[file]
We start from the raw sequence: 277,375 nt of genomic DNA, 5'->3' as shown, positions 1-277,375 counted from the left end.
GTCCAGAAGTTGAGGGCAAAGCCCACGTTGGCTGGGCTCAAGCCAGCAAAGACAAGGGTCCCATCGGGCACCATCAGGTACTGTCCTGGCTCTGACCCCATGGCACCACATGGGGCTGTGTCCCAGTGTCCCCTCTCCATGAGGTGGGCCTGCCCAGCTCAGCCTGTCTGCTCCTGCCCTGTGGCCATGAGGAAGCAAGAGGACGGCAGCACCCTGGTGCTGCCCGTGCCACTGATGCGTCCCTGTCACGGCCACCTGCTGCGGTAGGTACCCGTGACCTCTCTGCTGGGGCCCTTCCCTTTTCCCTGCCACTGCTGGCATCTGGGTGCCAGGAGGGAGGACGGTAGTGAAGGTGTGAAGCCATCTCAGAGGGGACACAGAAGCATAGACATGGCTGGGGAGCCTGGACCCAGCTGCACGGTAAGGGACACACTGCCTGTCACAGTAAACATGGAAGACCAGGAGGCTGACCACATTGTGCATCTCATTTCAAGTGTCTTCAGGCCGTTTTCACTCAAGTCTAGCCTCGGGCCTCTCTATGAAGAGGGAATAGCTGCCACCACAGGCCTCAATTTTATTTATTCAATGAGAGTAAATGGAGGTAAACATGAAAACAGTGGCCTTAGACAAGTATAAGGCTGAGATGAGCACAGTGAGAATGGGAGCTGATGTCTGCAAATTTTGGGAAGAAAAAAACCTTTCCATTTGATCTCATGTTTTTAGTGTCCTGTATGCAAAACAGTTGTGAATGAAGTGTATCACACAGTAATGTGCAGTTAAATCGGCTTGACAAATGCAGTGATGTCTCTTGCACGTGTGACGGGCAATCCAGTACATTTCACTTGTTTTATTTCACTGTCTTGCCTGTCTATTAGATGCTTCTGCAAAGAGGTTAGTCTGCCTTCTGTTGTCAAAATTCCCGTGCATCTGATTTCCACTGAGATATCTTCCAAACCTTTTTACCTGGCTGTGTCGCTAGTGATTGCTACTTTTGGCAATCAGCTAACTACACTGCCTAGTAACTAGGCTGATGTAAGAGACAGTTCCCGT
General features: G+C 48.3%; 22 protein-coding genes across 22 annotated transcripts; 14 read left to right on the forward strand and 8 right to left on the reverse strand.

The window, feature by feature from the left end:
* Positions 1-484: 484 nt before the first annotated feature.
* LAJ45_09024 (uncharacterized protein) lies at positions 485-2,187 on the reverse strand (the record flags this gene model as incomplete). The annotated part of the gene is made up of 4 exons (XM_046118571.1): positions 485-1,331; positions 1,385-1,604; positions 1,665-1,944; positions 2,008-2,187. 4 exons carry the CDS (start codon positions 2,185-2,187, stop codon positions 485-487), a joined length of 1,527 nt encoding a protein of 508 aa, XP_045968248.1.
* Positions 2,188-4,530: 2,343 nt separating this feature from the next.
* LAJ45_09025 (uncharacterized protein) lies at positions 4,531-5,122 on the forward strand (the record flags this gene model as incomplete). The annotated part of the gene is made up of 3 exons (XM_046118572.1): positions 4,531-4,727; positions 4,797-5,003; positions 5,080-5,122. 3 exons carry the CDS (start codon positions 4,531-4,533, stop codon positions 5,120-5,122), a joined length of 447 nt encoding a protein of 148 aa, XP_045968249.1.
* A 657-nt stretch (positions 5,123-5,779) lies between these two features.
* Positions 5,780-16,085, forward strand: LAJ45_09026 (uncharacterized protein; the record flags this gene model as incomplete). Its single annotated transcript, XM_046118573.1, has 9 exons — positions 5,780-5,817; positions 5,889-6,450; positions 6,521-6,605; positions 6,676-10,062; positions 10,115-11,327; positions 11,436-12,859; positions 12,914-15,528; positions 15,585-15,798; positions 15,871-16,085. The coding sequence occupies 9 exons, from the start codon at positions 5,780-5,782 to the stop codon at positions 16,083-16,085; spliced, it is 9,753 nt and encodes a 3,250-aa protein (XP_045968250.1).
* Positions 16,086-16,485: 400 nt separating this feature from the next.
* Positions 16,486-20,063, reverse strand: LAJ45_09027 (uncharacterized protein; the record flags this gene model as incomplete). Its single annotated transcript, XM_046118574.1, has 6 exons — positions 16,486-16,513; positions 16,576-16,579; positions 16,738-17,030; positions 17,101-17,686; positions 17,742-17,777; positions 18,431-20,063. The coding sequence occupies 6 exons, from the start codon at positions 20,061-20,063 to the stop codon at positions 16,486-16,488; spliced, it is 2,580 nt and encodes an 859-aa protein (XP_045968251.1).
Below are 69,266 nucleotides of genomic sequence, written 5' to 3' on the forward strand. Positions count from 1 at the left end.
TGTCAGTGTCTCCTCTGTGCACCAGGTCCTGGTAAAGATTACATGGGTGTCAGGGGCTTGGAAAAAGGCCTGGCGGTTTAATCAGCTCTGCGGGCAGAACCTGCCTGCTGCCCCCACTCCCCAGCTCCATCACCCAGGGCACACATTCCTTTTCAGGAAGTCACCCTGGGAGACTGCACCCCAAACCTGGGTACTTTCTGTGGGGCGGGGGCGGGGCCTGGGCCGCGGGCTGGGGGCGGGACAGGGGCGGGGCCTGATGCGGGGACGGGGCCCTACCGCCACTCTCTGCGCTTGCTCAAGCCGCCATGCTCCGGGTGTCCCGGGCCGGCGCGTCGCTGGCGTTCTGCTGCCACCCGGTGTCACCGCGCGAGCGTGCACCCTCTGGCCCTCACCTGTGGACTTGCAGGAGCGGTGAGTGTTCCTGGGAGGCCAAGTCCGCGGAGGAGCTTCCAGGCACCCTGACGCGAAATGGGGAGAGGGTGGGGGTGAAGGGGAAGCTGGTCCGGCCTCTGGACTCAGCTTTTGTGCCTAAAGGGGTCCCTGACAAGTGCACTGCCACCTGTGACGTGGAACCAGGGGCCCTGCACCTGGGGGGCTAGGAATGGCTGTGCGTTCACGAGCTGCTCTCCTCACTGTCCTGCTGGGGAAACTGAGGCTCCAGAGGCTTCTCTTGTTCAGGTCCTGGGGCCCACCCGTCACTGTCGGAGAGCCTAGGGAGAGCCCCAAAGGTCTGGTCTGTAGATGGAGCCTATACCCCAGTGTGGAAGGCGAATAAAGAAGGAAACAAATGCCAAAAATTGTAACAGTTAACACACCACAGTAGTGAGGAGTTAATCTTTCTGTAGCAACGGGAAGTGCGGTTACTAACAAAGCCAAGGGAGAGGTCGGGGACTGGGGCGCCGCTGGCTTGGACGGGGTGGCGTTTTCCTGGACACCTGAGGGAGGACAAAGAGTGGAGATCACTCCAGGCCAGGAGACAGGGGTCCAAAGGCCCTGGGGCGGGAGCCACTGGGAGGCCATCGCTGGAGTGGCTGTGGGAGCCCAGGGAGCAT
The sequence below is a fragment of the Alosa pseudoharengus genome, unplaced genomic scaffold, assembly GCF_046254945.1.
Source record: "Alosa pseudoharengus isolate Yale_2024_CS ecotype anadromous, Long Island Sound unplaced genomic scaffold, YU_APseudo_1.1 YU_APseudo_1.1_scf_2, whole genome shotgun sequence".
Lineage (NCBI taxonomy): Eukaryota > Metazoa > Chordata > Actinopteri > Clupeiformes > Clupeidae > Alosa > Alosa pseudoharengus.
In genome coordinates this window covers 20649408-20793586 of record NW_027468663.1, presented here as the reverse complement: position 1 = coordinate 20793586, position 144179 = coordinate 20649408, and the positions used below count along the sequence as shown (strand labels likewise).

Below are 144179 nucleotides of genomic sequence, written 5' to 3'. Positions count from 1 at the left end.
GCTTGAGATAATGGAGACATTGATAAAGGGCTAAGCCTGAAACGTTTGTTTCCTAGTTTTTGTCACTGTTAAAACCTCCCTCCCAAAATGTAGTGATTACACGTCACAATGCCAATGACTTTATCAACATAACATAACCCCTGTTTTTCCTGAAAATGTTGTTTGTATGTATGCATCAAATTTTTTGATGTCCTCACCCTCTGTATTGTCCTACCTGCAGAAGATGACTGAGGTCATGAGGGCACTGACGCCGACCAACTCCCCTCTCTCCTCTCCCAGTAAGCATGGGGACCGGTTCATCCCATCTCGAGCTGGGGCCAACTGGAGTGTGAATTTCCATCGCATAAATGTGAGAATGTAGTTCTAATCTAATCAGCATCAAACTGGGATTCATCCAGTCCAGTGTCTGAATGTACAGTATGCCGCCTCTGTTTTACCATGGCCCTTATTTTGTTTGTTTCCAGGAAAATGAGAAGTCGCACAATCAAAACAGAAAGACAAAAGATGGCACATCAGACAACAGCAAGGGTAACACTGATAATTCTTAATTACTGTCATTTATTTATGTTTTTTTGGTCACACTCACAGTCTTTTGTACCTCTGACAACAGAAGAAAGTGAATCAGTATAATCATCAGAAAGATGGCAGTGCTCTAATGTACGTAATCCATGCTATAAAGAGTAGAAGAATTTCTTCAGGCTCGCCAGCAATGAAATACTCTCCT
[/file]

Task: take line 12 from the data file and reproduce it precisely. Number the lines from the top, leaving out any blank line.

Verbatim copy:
* Positions 16,486-20,063, reverse strand: LAJ45_09027 (uncharacterized protein; the record flags this gene model as incomplete). Its single annotated transcript, XM_046118574.1, has 6 exons — positions 16,486-16,513; positions 16,576-16,579; positions 16,738-17,030; positions 17,101-17,686; positions 17,742-17,777; positions 18,431-20,063. The coding sequence occupies 6 exons, from the start codon at positions 20,061-20,063 to the stop codon at positions 16,486-16,488; spliced, it is 2,580 nt and encodes an 859-aa protein (XP_045968251.1).